1. A compelling and deeply moving documentary that reveals the incredible struggles that parents must undertake to obtain public services, especially education, for their children with severe learning and intellectual disabilities. Winner of Ireland's National Television Broadcasting Award in 1996 this film by Anne Daly and Ronan Tynan tells a story that tragically resonates again today because in the era of austerity and budget cutbacks parents are being forced to struggle harder than ever to obtain justice for their children.

    “So good were the interviews by Anne Daly and so eloquent the 
    interviewees that this Esperanza production made the viewers as angry 
    as the parents.”
    --John Boland, The Irish Independent

    “...is a moving study of the struggles faced by these parents to get 
    even the most basic help.”
    --The Sunday Tribune

    “...its great strength was the honesty of the parents.”
    The Irish Times

    The late Ger South featured prominently in this documentary and was a legendary campaigner on behalf of children with severe learning disabilities. Ger was a driving force within the Limerick Parents & 
    Friends - a parents support group - with whom we made this film. Indeed, his huge personal commitment and that of the other parents involved, helped to show in a powerful and compelling way how they 
    must become campaigners on behalf of their children to get the services they need.  A role as activist and campaigner, it must be emphasized,  that is all the harder to sustain given that they have 
    to provide round the clock care for their children with special needs.

    This award winning documentary was also used extensively to promote better public understanding of the considerable challenges and real hardship experienced by parents and families when they cannot access appropriate services for their children with severe learning disabilities. Campaigning to secure the right services for their children was part of life for almost every parent we met making this film. While there have been significant improvements in services since this documentary was made thanks to the extraordinary commitment of 
    the late Ger South and others, the impact of the current regime of cutbacks is once again placing a very severe burden on many parents as they fight to secure the right help for their children.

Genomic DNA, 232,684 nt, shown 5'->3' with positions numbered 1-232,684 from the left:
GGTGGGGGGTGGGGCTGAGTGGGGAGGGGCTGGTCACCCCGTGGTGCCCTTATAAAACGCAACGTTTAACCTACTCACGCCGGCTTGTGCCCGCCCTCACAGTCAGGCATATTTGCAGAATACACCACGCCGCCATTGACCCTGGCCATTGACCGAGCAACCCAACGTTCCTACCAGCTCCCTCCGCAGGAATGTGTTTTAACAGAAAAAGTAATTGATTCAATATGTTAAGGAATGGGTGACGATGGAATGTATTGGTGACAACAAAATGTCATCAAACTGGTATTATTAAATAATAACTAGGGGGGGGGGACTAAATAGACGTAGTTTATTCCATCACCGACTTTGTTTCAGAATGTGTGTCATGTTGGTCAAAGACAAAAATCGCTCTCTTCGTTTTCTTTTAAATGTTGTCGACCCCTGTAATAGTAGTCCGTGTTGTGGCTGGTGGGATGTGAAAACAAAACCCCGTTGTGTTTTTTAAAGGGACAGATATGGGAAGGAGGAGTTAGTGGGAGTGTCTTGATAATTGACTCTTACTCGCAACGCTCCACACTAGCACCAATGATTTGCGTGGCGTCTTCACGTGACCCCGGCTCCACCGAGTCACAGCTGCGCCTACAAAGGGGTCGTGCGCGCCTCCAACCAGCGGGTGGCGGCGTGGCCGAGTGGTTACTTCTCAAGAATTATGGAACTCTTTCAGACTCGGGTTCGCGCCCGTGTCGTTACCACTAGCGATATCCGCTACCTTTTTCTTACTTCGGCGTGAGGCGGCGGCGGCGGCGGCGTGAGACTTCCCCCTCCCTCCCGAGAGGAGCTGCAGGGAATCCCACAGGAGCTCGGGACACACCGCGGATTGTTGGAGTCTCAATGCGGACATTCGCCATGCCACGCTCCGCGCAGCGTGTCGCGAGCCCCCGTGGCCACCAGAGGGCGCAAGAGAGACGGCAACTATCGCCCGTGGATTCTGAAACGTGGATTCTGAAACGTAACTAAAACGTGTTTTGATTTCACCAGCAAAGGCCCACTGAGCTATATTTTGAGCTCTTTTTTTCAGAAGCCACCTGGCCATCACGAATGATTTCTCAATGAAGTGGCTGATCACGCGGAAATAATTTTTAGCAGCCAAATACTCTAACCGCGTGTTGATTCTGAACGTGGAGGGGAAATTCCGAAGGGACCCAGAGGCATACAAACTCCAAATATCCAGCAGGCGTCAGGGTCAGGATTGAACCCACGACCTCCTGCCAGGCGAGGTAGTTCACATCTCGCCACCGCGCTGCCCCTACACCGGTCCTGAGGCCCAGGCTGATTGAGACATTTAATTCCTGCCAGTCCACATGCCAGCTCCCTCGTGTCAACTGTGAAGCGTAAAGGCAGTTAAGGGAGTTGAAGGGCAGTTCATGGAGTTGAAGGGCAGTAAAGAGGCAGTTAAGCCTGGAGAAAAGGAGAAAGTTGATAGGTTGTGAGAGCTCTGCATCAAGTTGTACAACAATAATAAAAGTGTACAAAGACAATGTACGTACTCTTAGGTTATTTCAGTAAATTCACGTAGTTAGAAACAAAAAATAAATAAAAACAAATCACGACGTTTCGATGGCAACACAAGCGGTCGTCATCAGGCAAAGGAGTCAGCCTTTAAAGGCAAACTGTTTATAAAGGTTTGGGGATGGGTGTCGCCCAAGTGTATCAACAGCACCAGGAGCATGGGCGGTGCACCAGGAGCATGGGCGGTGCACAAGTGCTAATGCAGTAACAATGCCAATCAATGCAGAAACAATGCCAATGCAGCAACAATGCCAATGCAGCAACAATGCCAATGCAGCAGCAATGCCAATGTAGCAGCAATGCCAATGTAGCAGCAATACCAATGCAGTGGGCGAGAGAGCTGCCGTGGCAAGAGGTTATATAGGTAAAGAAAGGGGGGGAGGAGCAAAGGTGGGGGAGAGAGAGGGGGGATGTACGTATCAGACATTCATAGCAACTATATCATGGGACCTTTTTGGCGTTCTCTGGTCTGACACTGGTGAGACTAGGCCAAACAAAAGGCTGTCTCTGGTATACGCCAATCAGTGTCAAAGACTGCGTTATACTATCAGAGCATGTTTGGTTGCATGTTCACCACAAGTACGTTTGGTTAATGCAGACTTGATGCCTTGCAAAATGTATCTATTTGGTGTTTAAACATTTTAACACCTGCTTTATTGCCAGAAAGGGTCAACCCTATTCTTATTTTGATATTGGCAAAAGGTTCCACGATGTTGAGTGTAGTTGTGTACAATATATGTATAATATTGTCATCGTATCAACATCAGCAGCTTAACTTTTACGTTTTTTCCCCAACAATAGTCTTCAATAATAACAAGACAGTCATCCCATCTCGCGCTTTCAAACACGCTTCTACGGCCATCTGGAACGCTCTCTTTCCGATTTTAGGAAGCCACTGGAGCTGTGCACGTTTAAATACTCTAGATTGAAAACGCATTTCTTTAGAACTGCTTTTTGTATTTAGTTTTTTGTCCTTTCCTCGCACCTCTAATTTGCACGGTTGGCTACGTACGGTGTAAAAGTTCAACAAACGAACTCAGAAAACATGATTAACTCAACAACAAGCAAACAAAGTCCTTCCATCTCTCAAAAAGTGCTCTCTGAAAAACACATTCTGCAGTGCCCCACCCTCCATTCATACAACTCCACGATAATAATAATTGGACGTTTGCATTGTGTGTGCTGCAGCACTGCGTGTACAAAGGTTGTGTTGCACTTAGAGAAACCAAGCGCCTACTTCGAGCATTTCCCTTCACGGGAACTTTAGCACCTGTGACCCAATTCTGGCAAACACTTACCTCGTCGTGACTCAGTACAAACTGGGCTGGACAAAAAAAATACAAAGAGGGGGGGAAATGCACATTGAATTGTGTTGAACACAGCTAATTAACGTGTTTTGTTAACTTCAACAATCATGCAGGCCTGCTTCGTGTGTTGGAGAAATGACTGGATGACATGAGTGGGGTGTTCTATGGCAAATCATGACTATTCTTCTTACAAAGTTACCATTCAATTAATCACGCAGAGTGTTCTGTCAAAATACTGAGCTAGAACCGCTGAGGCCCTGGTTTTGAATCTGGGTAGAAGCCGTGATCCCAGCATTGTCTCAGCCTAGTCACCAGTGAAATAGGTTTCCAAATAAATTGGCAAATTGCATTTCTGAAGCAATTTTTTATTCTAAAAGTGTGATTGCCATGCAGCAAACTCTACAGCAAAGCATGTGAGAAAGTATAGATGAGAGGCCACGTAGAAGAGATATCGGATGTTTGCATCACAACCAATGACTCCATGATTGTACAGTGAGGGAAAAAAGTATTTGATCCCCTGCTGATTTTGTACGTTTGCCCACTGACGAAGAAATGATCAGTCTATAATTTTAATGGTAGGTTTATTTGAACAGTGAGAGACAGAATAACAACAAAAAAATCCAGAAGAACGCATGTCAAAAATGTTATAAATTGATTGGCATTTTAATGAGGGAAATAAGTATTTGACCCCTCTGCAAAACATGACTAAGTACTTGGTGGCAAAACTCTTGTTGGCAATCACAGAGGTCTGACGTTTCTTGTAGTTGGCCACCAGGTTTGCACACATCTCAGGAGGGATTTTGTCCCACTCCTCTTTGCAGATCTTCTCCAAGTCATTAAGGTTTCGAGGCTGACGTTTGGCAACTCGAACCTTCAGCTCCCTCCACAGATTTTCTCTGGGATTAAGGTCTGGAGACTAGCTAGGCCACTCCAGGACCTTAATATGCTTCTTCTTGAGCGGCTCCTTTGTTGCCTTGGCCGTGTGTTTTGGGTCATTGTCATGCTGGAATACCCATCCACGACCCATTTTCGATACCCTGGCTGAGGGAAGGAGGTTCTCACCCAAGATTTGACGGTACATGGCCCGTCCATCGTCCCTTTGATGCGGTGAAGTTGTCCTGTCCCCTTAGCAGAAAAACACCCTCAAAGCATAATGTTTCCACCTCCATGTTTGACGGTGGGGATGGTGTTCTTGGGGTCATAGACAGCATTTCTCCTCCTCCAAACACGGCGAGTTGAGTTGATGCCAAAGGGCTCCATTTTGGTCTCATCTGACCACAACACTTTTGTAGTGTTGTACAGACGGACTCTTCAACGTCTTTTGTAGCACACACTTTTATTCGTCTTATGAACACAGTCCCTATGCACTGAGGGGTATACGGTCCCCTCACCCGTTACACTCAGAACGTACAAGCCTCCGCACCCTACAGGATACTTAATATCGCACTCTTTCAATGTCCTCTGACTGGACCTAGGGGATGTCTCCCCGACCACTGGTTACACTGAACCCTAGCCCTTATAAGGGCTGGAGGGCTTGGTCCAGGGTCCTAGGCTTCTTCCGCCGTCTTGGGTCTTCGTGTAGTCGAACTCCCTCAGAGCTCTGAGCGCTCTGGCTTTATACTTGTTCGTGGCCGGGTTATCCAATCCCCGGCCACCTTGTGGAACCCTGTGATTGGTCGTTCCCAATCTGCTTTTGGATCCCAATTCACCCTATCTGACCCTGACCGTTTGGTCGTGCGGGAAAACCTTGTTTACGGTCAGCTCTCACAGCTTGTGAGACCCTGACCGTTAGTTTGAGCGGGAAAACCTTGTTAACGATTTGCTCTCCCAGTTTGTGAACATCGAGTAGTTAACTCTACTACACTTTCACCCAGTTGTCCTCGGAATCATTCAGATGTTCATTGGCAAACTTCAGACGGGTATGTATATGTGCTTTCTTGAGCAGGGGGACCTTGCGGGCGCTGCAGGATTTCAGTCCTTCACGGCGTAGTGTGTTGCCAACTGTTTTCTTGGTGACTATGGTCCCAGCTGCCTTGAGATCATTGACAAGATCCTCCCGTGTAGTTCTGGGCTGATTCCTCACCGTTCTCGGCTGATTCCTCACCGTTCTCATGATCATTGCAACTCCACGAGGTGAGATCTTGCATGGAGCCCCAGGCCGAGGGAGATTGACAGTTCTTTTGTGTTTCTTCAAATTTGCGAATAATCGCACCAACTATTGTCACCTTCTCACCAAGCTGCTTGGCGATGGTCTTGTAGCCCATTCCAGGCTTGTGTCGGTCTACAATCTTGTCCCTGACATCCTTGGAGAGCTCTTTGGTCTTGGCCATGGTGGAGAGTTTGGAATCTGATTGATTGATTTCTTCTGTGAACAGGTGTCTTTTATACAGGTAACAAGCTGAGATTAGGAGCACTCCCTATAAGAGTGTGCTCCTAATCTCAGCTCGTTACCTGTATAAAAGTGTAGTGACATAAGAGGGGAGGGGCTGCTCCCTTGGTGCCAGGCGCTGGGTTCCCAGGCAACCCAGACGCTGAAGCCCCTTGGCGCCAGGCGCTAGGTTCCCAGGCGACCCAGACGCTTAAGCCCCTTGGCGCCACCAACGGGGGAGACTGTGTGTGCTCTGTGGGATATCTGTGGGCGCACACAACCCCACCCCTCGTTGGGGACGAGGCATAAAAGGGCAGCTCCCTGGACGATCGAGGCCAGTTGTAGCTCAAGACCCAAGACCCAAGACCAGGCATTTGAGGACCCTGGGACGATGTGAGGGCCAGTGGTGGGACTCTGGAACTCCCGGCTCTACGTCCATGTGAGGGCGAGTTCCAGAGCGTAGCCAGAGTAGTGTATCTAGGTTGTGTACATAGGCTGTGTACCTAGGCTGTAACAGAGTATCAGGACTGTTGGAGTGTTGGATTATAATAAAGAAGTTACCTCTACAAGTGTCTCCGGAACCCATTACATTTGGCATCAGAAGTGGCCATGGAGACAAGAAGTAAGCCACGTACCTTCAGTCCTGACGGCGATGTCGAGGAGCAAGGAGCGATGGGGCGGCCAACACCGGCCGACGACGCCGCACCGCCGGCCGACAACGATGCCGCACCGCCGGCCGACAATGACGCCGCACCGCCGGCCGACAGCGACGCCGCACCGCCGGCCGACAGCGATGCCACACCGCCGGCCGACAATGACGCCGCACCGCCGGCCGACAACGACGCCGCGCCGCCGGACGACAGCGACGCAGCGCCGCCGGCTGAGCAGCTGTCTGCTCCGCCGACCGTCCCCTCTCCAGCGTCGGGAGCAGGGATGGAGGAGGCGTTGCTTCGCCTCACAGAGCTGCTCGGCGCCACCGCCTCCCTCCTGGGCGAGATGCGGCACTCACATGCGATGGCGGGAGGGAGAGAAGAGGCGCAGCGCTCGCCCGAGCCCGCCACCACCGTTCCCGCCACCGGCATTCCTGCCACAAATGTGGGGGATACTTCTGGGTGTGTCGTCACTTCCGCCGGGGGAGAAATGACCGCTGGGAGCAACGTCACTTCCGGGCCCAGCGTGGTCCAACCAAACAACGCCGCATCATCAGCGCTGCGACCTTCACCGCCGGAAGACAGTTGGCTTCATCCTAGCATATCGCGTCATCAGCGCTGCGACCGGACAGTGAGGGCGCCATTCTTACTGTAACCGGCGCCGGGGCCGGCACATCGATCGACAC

WHEN HAPPINESS IS A PLACE FOR YOUR CHILD won Ireland’s National Television Broadcasting Award in 1996

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  2. If you wondered why 1,129 mostly women workers were killed when the Rana Plaza complex collapsed in Bangladesh on April, 24 this year it is no secret. The biggest industrial disaster in the history of the worldwide garment industry was an accident waiting to happen. What shocked us is that conditions we found in making this documentary ten years ago still existed and in spite of 112 workers being killed at the Tasreen factory in the capital Dhaka on the 24th of November last year no alarm bells were sounded. Why?

    “If you watch this documentary....everytime you finger the seam of a 
    jacket or the rivets on a pair of jeans while shopping, it will be 
    impossible to feel anything other than sweat of the people who.....put  it together.”
    --The Irish Times

    RACE TO THE BOTTOM was inspired by a single paragraph in a newspaper that reported that a fire in a garment factory had taken the lives of  51 mostly women and young girls in Dhaka, the capital of Bangladesh. They were unable to escape because the doors were locked and windows  barred - a very common practice in the industry. This film is dedicated to their memory and sought to answer the profound questions raised by this wholly preventable tragedy that only warranted a few lines in a major newspaper in the so called developed world.